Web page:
Interview: Ross Noble

Interview: Penny Reeve
Illustrations: Jamie Gibson
Monday 11 August 2014
reading time: min, words

If you like your comedy a bit surreal and not at all structured, Ross Noble is your man. Not only is he currently on the box with a TV show controlled by Twitter, he’s about to tour the country with his new stand-up show, Tangentleman. With him gracing two Nottingham stages in the coming months, we thought it’d be rude not to have a chat...


What have you been up to today?
I’ve been out in the woods riding a child’s bike. Then I came in and had a chat about my driveway which needs sorting out. Then I had some chicken and got on my motorbike and came into London. That was my entire agenda for today.

Sounds fun. Tell us about your TV show, Freewheeling
It’s a TV show without a plan or a format. People tweet me ideas to take part in something and if the idea is a good one, I go and film it. I make the show up as I go along. If I need anymore help as I’m continuing along my route then I just tweet out and people join me. I once spent a week in Northampton. Someone said "Northampton’s shit, don’t come here," so I had to find out whether it was shit or not.

Was it shit?
You’ll have to watch the show to find out.

What’s been your favourite Freewheeling moment so far?
It changes day to day. I ended up on the set of a movie where somebody tweeted me that they were making a film in a castle. The next thing you know I was in full costume with a sword, shield and a big scar on my face, beating up a monk in a fifteenth century abbey.

You obviously use Twitter a lot at the moment. Have you reached saturation point yet?
What I find slightly frustrating is when you say something which is clearly a joke that people have to work out for themselves and then you get tweeted back with, “Well what about this” and you have to reply, “Well, that’s the joke”. It would be good if they added a feature a bit like on QI when you give the obvious answer and the buzzer goes off. Maybe Twitter could set it so that it disables their phone for a week.

You’ve never Freewheeled in Nottingham, have you?
No - we do go to Leicester, though.

Oh no. Don’t tell us that...
Well, we haven’t had a tweet that’s taken us to Nottingham yet. It’s all on the cards. People keep tweeting me asking when I’m going to such and such a place and I go well “I don’t know, that’s the point of the show.” So tweet me and if it’s something I like the sound of, I’ll come.

You’re a snooker fan, we can get Michael Holt and Anthony Hamilton in - you could play snooker with eels or something.
Yeah, I’ll do it, if you can organise that. If somebody says go and get a pair of shoes because Northampton is where shoes are made, you can’t just go, “Okay, I’ll do that then.” But if somebody says, “We make shoes, come and make shoes”, then that’s brilliant because it’s an invitation rather than a suggestion. You get people on television that you don’t normally and that’s the real benefit.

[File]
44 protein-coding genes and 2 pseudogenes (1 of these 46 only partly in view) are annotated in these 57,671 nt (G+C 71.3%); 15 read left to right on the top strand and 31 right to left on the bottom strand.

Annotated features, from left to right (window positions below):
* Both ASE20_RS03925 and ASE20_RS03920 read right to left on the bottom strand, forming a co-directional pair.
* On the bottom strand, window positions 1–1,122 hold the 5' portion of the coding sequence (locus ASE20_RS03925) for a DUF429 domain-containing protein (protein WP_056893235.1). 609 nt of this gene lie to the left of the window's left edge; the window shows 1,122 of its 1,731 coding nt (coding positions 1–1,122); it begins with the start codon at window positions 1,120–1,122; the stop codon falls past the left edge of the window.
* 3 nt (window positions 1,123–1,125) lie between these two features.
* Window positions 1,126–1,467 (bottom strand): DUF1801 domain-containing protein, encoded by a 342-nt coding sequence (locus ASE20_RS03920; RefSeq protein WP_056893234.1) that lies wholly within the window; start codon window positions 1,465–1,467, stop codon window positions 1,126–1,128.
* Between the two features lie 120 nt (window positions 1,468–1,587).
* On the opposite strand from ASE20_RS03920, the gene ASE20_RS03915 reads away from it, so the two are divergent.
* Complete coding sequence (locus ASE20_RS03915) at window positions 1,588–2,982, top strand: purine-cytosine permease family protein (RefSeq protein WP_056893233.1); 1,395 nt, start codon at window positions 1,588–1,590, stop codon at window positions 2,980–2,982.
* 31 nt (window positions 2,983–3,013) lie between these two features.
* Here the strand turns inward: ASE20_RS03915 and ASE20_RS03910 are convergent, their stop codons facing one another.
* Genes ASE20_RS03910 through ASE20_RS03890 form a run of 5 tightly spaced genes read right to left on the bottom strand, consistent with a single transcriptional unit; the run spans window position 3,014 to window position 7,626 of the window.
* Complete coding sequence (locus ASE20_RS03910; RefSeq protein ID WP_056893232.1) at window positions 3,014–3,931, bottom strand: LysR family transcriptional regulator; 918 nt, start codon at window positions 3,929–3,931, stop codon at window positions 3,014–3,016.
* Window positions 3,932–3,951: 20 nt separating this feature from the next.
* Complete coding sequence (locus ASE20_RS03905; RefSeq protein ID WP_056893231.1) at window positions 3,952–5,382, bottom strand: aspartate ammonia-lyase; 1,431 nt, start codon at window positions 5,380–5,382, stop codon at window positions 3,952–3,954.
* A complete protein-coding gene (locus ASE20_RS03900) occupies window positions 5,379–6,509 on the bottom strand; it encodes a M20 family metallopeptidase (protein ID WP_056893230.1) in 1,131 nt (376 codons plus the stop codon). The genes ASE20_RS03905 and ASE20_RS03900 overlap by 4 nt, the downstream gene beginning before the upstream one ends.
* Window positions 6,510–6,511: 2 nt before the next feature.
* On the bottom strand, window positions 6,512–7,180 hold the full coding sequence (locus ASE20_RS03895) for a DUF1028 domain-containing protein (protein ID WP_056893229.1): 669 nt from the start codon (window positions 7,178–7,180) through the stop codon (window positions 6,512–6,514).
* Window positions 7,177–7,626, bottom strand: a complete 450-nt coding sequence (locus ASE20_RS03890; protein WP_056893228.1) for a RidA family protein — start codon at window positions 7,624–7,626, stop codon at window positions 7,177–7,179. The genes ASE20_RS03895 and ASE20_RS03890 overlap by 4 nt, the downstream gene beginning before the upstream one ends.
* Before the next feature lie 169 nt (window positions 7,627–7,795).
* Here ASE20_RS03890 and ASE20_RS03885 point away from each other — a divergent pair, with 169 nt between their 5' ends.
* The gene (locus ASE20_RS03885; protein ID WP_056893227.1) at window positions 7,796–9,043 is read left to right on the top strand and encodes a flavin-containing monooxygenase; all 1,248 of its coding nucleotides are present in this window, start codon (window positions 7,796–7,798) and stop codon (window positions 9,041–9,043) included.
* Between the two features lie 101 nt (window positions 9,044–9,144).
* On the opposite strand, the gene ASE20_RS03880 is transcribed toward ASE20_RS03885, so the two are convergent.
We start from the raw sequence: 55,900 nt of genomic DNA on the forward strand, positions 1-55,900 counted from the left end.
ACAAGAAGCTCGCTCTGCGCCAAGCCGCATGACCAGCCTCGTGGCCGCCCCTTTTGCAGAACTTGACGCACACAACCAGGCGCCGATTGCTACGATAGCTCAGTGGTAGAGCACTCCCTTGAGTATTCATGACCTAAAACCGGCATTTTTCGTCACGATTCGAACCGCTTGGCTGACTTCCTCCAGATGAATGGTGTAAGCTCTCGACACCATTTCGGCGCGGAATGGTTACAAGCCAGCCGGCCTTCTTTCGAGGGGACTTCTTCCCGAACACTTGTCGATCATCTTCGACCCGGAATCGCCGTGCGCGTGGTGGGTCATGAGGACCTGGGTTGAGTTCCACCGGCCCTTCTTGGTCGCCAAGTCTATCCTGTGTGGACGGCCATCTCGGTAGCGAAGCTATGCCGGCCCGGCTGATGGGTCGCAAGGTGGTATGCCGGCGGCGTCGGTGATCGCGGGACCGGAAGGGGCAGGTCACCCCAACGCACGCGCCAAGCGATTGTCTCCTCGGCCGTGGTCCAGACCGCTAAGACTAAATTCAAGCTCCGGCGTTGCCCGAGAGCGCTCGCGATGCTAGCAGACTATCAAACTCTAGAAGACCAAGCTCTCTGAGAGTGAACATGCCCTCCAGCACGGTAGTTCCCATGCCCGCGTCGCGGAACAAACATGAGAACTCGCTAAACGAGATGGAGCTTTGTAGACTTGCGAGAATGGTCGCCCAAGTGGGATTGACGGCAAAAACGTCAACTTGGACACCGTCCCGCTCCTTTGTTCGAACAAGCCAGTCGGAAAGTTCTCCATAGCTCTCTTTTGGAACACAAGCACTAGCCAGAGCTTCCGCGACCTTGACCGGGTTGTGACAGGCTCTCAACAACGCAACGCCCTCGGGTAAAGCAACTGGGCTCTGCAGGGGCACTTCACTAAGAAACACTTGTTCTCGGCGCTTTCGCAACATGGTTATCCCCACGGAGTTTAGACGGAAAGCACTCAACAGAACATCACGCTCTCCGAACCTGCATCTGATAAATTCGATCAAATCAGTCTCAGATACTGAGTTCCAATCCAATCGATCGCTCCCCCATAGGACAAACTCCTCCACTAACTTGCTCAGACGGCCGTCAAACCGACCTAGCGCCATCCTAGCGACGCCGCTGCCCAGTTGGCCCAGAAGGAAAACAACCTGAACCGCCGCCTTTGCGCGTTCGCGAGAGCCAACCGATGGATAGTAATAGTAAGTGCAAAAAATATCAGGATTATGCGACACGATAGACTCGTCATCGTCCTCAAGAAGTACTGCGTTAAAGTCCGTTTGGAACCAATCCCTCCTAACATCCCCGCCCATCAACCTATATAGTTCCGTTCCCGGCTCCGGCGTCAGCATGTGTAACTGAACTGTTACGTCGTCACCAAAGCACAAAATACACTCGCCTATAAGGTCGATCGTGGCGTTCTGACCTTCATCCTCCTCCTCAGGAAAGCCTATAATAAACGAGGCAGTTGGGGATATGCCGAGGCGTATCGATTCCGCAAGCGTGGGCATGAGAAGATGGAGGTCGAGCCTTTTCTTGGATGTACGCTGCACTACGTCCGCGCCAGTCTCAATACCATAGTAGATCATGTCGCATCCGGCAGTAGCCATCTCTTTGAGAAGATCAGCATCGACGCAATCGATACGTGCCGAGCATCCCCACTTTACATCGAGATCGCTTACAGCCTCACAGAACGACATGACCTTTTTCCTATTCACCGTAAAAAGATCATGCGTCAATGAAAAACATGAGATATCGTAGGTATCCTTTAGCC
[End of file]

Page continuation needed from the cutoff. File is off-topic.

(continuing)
How about a mushy pea fight in the Market Square?
Yes, but only if someone told they had a mushy pea factory and offered us a load of mushy peas.

We’ll have to get our creative juices flowing then and think of something.

Despite not visiting us for Freewheeling, Nottingham seems to be a staple on your tour route. Is there a reason you love us so much?
For years I used to come up and play Just the Tonic and I still come up whenever I can. JTT is a really well run club. I do the odd kind of secret, unannounced gig if I’m about to go on tour or whatever. I used to perform and compere there quite a bit, it’s partly to do with the Nottingham audiences and partly the club itself, but I always have a really good time. There’s a real die hard comedy scene in Nottingham and a lot of top comedy fans who just appreciate something a bit different. Plus there’s a Nando’s within walking distance.

Speaking of big tours, you always have really elaborate sets and outfits. Most comedians don’t tend to do that. Why do you?
You make me sound like Kylie! A few years ago I started using a radio mic instead of a hand-held mic so I could be a bit more physical on stage. It’s sort of become the norm now but a few years ago the idea of not having a microphone in a stand was unheard of. It’s just about making the effort. My live show is just about what’s going on in my head, really. So I think it’s quite nice to have a massive set and be watching some sort of grand theatrical thing, even if what's in front of it is just someone talking bollocks.

You’re known for going off on tangents. Do you just jot some stuff down on some paper beforehand and then go for it?
That might be a bit of an exaggeration. The great thing about stand-up is that you can make it whatever you want it to be. I really admire people that can write two hours of one liners or whatever but, for me, stand-up is best when you’re watching somebody play, so that’s what I try and do.